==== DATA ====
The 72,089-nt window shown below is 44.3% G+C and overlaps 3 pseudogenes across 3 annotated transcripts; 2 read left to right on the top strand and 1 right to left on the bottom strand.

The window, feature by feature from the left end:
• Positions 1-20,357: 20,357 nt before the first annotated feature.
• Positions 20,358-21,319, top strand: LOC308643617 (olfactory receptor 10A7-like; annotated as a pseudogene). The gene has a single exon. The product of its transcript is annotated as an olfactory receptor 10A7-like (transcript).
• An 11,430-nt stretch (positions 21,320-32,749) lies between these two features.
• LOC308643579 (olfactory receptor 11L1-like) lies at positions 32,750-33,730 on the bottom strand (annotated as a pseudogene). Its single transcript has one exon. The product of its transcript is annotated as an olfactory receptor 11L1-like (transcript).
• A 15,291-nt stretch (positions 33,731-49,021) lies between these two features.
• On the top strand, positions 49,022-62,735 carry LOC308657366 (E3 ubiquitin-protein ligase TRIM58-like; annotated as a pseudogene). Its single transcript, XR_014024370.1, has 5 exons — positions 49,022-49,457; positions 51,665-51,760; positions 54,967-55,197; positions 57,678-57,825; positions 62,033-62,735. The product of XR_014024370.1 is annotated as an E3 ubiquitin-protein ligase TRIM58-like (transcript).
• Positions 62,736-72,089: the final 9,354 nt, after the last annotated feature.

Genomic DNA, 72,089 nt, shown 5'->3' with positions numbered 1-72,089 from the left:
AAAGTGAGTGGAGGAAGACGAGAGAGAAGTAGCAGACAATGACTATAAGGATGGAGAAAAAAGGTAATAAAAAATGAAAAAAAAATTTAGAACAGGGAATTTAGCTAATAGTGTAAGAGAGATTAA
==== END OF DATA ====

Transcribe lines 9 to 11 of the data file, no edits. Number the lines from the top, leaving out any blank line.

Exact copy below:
• Positions 62,736-72,089: the final 9,354 nt, after the last annotated feature.

Genomic DNA, 72,089 nt, shown 5'->3' with positions numbered 1-72,089 from the left:
AAAGTGAGTGGAGGAAGACGAGAGAGAAGTAGCAGACAATGACTATAAGGATGGAGAAAAAAGGTAATAAAAAATGAAAAAAAAATTTAGAACAGGGAATTTAGCTAATAGTGTAAGAGAGATTAA